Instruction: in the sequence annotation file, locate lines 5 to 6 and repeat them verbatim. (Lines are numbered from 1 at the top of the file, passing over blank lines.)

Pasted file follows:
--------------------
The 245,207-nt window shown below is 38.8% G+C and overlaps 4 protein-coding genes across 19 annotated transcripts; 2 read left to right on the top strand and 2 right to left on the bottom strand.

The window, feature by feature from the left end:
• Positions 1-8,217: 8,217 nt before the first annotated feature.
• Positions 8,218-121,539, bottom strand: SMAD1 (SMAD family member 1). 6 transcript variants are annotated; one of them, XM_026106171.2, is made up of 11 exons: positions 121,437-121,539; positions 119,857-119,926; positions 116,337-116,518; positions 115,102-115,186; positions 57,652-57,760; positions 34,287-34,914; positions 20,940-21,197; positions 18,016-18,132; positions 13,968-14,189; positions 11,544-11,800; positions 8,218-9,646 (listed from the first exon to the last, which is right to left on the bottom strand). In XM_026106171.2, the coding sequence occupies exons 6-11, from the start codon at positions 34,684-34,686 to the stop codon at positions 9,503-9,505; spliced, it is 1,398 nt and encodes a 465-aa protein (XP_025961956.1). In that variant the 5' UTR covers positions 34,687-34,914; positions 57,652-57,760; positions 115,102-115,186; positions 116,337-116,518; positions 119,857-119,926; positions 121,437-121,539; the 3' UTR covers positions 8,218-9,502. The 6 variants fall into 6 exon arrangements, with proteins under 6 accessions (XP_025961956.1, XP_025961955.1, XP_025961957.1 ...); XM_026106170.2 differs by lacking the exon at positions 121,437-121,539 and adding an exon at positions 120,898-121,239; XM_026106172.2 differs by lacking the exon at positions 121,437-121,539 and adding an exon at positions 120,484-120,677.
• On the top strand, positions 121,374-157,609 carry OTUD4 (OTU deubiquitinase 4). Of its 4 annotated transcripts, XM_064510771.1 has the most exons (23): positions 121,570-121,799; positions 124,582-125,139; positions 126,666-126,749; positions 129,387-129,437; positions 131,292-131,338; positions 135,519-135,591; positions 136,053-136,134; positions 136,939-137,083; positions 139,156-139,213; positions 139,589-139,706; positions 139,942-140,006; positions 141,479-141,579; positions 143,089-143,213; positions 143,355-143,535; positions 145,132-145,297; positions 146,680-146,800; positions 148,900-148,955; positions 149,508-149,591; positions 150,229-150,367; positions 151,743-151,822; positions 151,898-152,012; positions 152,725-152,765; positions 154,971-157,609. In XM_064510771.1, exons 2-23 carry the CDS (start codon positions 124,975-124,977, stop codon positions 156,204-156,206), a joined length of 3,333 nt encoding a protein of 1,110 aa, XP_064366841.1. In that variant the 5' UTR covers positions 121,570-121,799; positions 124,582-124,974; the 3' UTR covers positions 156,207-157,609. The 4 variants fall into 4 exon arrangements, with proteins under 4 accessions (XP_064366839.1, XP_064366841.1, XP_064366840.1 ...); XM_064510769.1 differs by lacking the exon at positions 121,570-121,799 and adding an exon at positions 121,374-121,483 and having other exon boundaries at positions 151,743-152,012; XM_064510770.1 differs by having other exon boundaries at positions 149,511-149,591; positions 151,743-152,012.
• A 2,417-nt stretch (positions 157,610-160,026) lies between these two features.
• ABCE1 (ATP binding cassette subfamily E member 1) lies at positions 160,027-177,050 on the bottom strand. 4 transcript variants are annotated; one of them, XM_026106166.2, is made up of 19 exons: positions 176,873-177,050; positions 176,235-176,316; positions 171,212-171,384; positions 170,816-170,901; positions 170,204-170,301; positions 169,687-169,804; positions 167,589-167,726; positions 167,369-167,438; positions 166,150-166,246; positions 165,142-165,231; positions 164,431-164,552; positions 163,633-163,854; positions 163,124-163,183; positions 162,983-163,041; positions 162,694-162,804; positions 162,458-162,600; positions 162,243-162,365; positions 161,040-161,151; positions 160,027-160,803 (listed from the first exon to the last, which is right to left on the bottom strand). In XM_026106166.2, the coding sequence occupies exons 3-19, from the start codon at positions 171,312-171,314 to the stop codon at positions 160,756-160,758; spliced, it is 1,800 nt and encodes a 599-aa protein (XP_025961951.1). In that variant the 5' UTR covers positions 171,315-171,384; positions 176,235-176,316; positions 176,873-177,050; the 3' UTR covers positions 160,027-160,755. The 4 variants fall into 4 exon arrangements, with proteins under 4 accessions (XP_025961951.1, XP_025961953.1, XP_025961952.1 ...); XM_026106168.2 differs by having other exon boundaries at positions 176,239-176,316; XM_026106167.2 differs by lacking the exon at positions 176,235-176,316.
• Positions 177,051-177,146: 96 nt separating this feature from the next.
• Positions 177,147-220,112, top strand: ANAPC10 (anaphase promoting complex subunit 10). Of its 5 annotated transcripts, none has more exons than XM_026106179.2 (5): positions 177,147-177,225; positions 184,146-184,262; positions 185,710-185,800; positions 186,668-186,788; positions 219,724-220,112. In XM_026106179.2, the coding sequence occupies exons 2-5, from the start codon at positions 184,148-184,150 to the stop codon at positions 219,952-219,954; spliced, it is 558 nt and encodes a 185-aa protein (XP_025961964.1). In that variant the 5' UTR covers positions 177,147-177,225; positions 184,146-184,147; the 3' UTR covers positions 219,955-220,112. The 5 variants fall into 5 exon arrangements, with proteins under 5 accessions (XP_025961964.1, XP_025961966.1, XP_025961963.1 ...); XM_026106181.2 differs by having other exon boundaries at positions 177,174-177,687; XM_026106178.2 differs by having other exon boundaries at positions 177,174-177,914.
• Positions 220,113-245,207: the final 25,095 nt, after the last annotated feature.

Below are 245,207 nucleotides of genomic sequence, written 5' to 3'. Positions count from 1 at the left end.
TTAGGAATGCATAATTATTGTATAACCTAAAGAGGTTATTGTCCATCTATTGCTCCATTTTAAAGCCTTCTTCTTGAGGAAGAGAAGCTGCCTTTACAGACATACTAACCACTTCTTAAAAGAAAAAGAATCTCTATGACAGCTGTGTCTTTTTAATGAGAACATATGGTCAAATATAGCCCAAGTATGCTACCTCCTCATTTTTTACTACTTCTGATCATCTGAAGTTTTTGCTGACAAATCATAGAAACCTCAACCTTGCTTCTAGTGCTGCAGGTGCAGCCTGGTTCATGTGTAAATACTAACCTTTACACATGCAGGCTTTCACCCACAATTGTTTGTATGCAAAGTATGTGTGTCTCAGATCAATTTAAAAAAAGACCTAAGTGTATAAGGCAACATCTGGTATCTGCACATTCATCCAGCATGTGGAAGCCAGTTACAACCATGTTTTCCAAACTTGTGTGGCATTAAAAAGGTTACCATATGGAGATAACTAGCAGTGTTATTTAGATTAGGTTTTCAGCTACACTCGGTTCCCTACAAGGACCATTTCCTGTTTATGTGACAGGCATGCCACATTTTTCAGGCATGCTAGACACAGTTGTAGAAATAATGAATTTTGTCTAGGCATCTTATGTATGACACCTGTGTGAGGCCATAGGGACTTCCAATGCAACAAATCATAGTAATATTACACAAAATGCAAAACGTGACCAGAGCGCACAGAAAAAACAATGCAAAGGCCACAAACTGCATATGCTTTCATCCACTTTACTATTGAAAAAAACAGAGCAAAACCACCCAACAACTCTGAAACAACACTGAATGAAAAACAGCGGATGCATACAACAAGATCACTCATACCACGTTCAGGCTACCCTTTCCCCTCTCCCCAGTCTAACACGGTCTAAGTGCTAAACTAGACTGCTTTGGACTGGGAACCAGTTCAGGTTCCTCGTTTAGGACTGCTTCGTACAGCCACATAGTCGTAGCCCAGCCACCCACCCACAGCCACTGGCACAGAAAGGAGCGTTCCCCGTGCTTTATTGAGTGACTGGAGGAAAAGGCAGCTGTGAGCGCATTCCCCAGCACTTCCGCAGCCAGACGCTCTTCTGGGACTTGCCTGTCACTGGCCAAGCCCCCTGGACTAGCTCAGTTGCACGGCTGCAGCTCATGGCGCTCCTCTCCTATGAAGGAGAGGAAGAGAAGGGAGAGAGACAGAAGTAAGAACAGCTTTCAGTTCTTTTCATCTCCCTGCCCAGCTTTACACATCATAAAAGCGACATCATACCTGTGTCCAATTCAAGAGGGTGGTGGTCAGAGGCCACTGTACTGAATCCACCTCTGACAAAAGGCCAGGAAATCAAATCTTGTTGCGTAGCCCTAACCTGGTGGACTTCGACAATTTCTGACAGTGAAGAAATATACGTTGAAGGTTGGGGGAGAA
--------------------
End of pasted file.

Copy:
• On the top strand, positions 121,374-157,609 carry OTUD4 (OTU deubiquitinase 4). Of its 4 annotated transcripts, XM_064510771.1 has the most exons (23): positions 121,570-121,799; positions 124,582-125,139; positions 126,666-126,749; positions 129,387-129,437; positions 131,292-131,338; positions 135,519-135,591; positions 136,053-136,134; positions 136,939-137,083; positions 139,156-139,213; positions 139,589-139,706; positions 139,942-140,006; positions 141,479-141,579; positions 143,089-143,213; positions 143,355-143,535; positions 145,132-145,297; positions 146,680-146,800; positions 148,900-148,955; positions 149,508-149,591; positions 150,229-150,367; positions 151,743-151,822; positions 151,898-152,012; positions 152,725-152,765; positions 154,971-157,609. In XM_064510771.1, exons 2-23 carry the CDS (start codon positions 124,975-124,977, stop codon positions 156,204-156,206), a joined length of 3,333 nt encoding a protein of 1,110 aa, XP_064366841.1. In that variant the 5' UTR covers positions 121,570-121,799; positions 124,582-124,974; the 3' UTR covers positions 156,207-157,609. The 4 variants fall into 4 exon arrangements, with proteins under 4 accessions (XP_064366839.1, XP_064366841.1, XP_064366840.1 ...); XM_064510769.1 differs by lacking the exon at positions 121,570-121,799 and adding an exon at positions 121,374-121,483 and having other exon boundaries at positions 151,743-152,012; XM_064510770.1 differs by having other exon boundaries at positions 149,511-149,591; positions 151,743-152,012.
• A 2,417-nt stretch (positions 157,610-160,026) lies between these two features.